The Empathy Map: Character profiling from the outside4 min read
When we talk about creating character profiles we often expect, as the writer, to sit down and hash out the whole internal world of that character. What they love, what they hate, the overt anger they feel when they need to eat and they’re five miles from the nearest pub.
Character profiles tend to focus on that internal life. Maybe that works for you as a tool, but maybe it doesn’t. So let’s try approaching it a different way.
The empathy map puts more focus on the external life of your character. The categories are simple.
What do your characters think and feel?
The first category is still looking at the internal workings of your character. What are their preoccupations, their aspirations, their worries? What is really important to them and what are they motivated by?
But then the empathy map diverges and opens out in scope…
What do your characters see?
What is the environment around them like? That can be as simple as their living space and the city around them. But also, what are they taking in? What adverts and news articles are they exposed to? Who are their friends and co-workers? Even consider what they don’t see, what are their blind spots? The news articles they don’t see because they’re subscribed to certain political channels. The affluence or poverty they don’t see because they live and work in only one sector of the city. All these things influence your character.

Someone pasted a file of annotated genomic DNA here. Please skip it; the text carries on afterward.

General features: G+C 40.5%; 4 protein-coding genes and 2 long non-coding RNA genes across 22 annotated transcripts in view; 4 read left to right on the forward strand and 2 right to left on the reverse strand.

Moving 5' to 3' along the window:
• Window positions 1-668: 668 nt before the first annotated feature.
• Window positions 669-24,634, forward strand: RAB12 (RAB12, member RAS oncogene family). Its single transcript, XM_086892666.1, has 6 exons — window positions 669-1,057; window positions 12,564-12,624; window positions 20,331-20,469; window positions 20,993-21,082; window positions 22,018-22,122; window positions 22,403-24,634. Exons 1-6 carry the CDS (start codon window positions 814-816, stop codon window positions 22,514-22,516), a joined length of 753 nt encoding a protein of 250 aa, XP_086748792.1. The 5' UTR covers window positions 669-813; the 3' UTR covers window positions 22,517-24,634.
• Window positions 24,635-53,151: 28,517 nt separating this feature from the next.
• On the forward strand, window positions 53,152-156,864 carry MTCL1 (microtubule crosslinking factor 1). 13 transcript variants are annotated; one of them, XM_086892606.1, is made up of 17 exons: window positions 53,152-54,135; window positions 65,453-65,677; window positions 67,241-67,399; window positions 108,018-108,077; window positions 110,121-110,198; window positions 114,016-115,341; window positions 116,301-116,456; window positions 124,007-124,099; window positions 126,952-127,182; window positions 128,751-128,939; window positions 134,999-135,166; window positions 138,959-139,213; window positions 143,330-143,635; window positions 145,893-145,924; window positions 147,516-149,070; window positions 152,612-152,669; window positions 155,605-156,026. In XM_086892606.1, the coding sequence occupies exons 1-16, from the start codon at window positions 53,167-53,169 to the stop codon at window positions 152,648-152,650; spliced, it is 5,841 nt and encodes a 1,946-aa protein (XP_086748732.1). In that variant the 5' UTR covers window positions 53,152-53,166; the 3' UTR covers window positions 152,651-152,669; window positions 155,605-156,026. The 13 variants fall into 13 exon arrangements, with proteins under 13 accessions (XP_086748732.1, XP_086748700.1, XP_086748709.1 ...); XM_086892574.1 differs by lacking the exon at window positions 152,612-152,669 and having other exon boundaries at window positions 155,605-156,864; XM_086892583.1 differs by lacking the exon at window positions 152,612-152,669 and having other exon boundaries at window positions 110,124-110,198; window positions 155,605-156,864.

What do your characters hear?
What do the friends they meet up with say? Is is the same of different to what their co-workers say? Do they say things that fit in with what your character believes, or are they divergent?
One thing that I think is particularly interesting to think about in this context is what are your characters hearing about themselves? That can have a huge influence on their behaviour generally, as well as towards specific people. We tend to like people who like us. That means we’re likely to spend more time with them and listen to them more. Does that mean we might be more influenced by them? And is that influence going to always be positive?
What to your characters say and do?
This may be very different from their internal thoughts. How do they behave in public? They might be polite as anything to the person that bumps into them, and be swearing their head off inside. How does your character dress? (Not what do they wear, but do they dress to impress or dress for comfort? Why is that?)
What they say and do is going to change depending on characters and objects they are interacting with. So do you know why that is, and how it will impact their behaviour? This is particularly important and something that even the best writers can forget. A character isn’t just one personality, but a series of traits that flex depending on who you are with.
That’s a lot of questions to take in. But have a go and see how you find this compared to traditional internal character profiling.
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